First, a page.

RapidScat captured three views of Typhoon Maysak, one on Mar. 27 and two on Mar. 29 as it intensified. Red indicates strongest winds, and they circled the center as it intensified.
Image Credit: NASA JPL, Doug Tyler
On March 28, the MODIS instrument aboard NASA’s Aqua satellite saw Tropical Storm Maysak in the Northwestern Pacific Ocean.
Image Credit: NASA Goddard MODIS Rapid Response Team
NASA’s ISS-RapidScat Sees Typhoon Maysak’s Stronger Winds Become More Uniform
A tropical cyclone does not always have consistently strong winds all the way around it, and NASA’s ISS-RapidScat instrument confirmed that was the case with Typhoon Maysak as it was strengthening in the Northwestern Pacific Ocean. Over the course of three days, As the tropical cyclone strengthened, RapidScat saw strongest sustained winds around Typhoon Maysak expand and spread from the northern quadrant to other quadrants of the storm.
The International Space Station (ISS)-RapidScat instrument measures surface winds over the ocean. The ISS-RapidScat instrument gathered surface wind data from three passes over Typhoon Maysak from March 27 (when it was a tropical storm) to March 29.
Typhoon Maysak started out as Tropical Depression 04W when it formed near Pohnpei on March 27, 2015. The depression began moving west-northwest through the Federated States of Micronesia. At 0900 UTC (5 a.m. EDT) on March 27, 04W’s maximum sustained winds were near 30 knots (34.5 mph/55.5 kph). On March 27 from 09:46 to 11:18 UTC RapidScat saw isolated areas in the northeastern quadrant of the storm with sustained winds near 25 m/s (55.9 mph/90 kph).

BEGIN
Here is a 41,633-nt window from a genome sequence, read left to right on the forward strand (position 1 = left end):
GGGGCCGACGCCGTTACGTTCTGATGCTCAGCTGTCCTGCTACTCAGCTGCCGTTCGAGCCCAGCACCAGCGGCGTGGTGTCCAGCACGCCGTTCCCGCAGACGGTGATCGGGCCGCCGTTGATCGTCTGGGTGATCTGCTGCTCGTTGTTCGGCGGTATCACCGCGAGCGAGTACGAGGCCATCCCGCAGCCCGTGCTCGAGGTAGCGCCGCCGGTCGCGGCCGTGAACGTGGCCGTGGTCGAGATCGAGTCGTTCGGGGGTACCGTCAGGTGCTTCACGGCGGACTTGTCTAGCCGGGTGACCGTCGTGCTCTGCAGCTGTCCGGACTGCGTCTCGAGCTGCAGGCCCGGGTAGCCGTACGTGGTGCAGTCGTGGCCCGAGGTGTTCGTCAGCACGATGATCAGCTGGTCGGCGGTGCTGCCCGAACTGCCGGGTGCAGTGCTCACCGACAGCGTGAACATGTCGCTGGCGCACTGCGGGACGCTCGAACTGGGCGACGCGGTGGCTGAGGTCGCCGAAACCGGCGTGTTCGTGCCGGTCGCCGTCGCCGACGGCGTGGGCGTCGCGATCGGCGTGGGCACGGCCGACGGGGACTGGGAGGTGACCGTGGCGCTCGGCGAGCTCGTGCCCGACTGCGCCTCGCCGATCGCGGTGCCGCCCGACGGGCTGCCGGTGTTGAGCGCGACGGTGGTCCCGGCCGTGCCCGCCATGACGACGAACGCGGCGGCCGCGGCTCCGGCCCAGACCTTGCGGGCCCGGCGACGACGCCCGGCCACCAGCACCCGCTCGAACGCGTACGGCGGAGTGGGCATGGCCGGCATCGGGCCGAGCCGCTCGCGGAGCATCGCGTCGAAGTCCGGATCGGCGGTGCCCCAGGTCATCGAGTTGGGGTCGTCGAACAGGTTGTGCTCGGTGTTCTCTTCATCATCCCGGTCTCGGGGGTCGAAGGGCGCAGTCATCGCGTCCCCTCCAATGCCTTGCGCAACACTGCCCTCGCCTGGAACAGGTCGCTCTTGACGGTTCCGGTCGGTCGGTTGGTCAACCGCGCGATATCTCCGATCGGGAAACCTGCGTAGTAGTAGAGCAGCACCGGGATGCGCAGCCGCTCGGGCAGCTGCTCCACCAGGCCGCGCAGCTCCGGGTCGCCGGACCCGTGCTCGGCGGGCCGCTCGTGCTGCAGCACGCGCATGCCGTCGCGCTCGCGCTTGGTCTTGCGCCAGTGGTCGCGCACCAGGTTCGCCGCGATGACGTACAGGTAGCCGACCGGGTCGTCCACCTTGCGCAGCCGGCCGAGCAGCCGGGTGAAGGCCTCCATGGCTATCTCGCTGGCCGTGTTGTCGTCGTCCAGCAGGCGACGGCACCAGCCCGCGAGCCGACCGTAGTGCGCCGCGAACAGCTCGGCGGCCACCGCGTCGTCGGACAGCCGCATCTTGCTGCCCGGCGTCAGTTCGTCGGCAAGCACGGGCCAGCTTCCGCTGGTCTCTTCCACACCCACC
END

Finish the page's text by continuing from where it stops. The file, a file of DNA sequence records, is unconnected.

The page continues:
On March 28, Maysak’s winds strengthened to near 65 knots (75 mph/120.4 kph). By March 29, Typhoon Maysak’s winds increased to 85 knots (97.8 mph/157.4 kph).
On March 29 from 9:34 to 11:07 UTC those isolated areas of strongest winds appeared to concentrate in the northeastern quadrant around the storm’s center of circulation. Later on March 29, when RapidScat viewed Maysak again between 20:22 and 21:54 UTC, wind speeds had increased and the strongest winds were near 35 m/s (78.2 mph/126 kph) over the northern quadrant with much stronger winds more uniform around the entire center near 30 m/s (67 mph/108 kph).
On March 30 at 1500 UTC (11 a.m. EDT), Typhoon Maysak’s maximum sustained winds had again increased to 95 knots (109.3 mph/ 175.9 kph). It was centered near 9.0 north latitude and 144.8 east longitude, about 398 nautical miles east of Yap. Maysak was moving to the west at 10 knots (11.5 mph/18.5 kph). Maysak was generating very high, rough seas with heights to 34 feet (10.3 meters).
Maysak is moving west-northwest through the Federated States of Micronesia and the Joint Typhoon Warning Center forecast calls for the storm to continue intensifying to 120 knots in a day or two. After two days, the storm is expected to weaken and begin curving to the west-northwest.
NASA’s Goddard Space Flight Center